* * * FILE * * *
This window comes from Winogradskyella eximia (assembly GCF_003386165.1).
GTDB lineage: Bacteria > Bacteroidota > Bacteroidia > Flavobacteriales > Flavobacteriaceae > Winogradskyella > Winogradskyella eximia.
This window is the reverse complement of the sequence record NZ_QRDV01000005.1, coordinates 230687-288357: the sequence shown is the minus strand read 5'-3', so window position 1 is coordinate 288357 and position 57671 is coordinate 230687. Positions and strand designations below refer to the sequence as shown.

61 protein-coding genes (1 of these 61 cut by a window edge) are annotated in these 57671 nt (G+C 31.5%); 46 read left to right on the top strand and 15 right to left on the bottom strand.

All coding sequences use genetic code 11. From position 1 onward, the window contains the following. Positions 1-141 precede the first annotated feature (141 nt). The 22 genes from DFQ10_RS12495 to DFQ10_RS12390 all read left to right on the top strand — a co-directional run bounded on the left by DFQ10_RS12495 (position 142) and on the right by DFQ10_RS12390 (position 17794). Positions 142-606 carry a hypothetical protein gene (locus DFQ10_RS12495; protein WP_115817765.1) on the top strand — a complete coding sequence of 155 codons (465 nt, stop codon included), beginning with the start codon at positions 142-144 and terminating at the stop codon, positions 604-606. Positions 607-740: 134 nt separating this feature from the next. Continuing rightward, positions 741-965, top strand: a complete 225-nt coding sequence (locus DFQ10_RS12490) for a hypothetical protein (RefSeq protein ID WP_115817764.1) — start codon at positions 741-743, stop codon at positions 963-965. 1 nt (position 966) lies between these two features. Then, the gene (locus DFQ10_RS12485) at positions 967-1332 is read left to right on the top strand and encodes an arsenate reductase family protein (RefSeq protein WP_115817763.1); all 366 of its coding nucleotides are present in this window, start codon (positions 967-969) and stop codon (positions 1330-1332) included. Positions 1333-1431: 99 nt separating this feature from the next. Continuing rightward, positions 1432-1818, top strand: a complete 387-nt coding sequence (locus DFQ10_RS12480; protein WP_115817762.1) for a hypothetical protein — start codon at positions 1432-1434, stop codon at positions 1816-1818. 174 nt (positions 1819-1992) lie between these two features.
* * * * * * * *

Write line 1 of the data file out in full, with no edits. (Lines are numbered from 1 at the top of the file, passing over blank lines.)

This window comes from Winogradskyella eximia (assembly GCF_003386165.1).